Northampton indie-rock types Deep Sea Mountains have just released a new, Stalkers Studios-recorded EP entitled Pipe Dream. Watch the video for the title track below, but first New Boots spoke to singer and guitarist Will Sey about it – and the bands’ past and future.
How/why/when did you guys get together?
Deep Sea Mountains have been playing together for four years now. When I first started playing live I was a solo acoustic act. As the songs grew my peers and I recognised the need for a bigger sound. I put together a band (all friends) to perform and record with. We played together for a bit, then two of the band members followed their hearts and left the island. The band was still young and Al Humphries and I were keen as ever to get going again, so I asked my friend Joe [Martin] to try out on the drums and my father-in-law Robin [Pugh] to try out on the bass. Both Joe and Robin were new to their respective instruments but took to them like a duck to water. It worked, we were happy – and are still creating now!
How would you describe your sound?
I would describe our sound as somewhere between indie, punk, britpop and grunge. That would describe the EP sound. The 2016 album spans many more genres, but we had to find ‘our sound’ and I believe this Pipe Dream release has done so (or at least helped).
Who/what are your main influences in and out of music?
Musical influences for me come from many sources. I am a huge Pink Floyd, Radiohead and Muse fan, have always loved heavy music, even a bit of hip hop and dubstep. Although I believe most inspiration has been drawn from the Northamptonshire music scene. Non-musical influences are drawn from the desire to help people, urging folk to get a big dose of nature therapy on the regular as I genuinely believe it brings peace to the body and mind.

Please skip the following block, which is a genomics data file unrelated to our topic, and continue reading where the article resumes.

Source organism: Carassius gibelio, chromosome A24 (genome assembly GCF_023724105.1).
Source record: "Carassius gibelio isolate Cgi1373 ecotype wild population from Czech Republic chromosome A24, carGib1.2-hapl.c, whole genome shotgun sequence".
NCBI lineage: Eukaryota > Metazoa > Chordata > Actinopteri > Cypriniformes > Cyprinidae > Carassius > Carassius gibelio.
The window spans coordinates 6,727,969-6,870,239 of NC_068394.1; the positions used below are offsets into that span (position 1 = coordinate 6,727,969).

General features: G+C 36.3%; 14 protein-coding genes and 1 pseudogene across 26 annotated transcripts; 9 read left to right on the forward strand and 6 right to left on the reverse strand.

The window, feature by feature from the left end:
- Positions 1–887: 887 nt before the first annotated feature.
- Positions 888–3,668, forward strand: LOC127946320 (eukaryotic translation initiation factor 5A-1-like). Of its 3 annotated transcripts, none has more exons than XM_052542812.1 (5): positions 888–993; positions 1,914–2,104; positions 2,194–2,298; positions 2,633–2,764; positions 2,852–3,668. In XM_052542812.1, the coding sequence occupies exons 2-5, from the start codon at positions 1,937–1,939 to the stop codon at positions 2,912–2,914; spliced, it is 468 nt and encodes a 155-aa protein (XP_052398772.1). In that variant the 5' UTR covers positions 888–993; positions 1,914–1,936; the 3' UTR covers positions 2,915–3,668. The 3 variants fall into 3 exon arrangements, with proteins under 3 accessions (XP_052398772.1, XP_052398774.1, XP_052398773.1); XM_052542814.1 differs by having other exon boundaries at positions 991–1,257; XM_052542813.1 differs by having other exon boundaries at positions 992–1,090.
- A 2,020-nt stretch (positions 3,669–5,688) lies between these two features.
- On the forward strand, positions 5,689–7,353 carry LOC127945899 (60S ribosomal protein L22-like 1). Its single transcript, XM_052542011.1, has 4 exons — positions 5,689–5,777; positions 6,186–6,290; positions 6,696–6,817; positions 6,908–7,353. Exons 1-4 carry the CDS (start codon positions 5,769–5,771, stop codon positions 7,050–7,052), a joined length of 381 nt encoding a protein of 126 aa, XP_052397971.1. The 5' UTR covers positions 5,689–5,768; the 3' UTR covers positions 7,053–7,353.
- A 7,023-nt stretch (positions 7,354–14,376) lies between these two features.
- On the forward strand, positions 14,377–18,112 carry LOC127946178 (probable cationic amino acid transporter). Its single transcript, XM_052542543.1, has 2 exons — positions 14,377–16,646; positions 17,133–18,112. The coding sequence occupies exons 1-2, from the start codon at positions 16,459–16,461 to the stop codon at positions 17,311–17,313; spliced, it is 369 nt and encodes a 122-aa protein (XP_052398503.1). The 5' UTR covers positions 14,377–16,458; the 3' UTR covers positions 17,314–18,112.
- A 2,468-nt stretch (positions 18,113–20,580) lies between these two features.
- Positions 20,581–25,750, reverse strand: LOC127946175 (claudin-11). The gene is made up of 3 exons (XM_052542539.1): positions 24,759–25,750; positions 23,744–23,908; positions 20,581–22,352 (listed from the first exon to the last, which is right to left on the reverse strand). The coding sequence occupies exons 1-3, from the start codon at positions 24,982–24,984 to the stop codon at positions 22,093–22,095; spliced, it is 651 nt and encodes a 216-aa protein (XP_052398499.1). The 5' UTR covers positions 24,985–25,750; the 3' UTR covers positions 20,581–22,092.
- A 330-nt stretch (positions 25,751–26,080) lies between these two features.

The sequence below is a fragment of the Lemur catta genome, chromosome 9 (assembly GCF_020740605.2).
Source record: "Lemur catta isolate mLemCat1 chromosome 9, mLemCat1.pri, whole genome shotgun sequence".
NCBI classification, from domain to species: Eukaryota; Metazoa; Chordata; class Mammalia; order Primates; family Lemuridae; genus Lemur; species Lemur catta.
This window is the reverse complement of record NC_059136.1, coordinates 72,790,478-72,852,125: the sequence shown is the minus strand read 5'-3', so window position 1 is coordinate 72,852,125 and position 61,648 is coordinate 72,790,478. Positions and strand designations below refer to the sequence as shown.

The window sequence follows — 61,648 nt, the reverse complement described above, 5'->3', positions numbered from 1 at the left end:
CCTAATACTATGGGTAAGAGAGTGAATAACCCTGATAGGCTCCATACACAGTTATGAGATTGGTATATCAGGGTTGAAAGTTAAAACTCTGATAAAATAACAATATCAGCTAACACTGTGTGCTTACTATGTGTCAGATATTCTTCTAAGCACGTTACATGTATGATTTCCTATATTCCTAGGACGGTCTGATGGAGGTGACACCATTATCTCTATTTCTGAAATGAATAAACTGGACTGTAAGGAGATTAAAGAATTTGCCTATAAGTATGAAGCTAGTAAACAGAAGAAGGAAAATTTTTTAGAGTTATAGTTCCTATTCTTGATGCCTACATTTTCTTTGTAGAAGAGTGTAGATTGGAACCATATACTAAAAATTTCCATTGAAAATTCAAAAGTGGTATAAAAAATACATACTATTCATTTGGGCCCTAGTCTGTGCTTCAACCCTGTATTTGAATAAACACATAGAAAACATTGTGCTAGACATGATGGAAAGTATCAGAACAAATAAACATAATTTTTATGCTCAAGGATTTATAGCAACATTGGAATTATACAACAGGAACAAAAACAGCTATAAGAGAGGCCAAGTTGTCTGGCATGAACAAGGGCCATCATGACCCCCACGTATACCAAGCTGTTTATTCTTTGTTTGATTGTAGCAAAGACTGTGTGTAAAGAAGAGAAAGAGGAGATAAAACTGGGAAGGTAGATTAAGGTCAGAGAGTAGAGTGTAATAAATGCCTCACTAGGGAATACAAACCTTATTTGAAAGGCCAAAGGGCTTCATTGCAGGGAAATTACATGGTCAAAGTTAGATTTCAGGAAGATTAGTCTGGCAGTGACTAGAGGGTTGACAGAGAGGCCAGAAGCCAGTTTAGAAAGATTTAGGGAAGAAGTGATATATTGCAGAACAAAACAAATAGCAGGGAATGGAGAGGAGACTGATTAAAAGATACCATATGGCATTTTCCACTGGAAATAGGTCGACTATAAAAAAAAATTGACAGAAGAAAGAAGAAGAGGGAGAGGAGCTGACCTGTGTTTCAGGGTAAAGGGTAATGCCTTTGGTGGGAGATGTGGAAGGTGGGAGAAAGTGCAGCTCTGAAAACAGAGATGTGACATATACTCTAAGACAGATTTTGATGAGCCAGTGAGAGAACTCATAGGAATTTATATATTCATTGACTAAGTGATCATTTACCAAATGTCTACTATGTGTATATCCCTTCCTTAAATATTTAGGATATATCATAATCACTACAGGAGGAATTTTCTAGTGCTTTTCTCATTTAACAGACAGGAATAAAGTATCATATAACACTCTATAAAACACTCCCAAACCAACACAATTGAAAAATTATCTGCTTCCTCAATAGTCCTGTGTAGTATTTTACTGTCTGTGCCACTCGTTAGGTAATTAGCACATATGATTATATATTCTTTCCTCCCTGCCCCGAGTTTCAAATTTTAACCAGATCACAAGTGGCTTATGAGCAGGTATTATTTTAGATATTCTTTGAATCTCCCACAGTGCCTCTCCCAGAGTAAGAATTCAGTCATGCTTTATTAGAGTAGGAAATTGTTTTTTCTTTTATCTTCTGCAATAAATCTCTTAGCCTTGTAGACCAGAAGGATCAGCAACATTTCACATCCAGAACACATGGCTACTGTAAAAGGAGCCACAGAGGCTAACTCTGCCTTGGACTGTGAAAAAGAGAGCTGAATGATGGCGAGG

Tell us about ‘Pipe Dream’.
‘Pipe Dream’ is the result of a bad time at work. I was in need of change and hadn’t acted, the result was a sense of gloom I couldn’t seem to shake. So I signed off with stress, headed out for a long walk and returned with a song about the comfort zone.
Do you feel there’s been a progression since the self-titled 2016 album?
I feel we have progressed. I’ve started playing electric now so the sound has grown. We are now writing as collective too so that adds many new dimensions. The album was mostly written when we started rehearsing so now there’s a freedom with the new material. It all feels a lot fresher.
What are your live shows like? Do you feel part of a music scene here in Northamptonshire?
The live shows are a lot of fun, we all know what we need to do and seem to get a lot of good feedback. We’re lucky enough to have had considerably more good gigs than bad ones too! We’ve been a part of the local music scene for many years now and have had the pleasure of playing alongside many superb artists. I don’t know what it is about this town but we are spoilt rotten on the music front.
What has been your favourite band moments so far?
Recording the album was a huge deal for me. After writing and playing for so long with no releases under my belt it felt like a huge milestone had been reached. Its a great feeling knowing that our songs are out and available, across the globe. In 2015 we had a headline show for Twinfest; this also felt like a huge milestone for me.
What was the last album you bought/streamed?
‘Science Fiction’ by Brand New.
What is your burning desire for the band to do in the future? What immediate plans do you have?
My desire for the band probably has to be a tour of some kind, preferably global. More shows, more festivals and more releases. Immediate plans are to put ‘Pipe Dream’ on a hard copy and then plan a launch night. Meanwhile, we have three new songs to work on ready for our next trip to the studio!
Pipe Dream can be downloaded for free from Bandcamp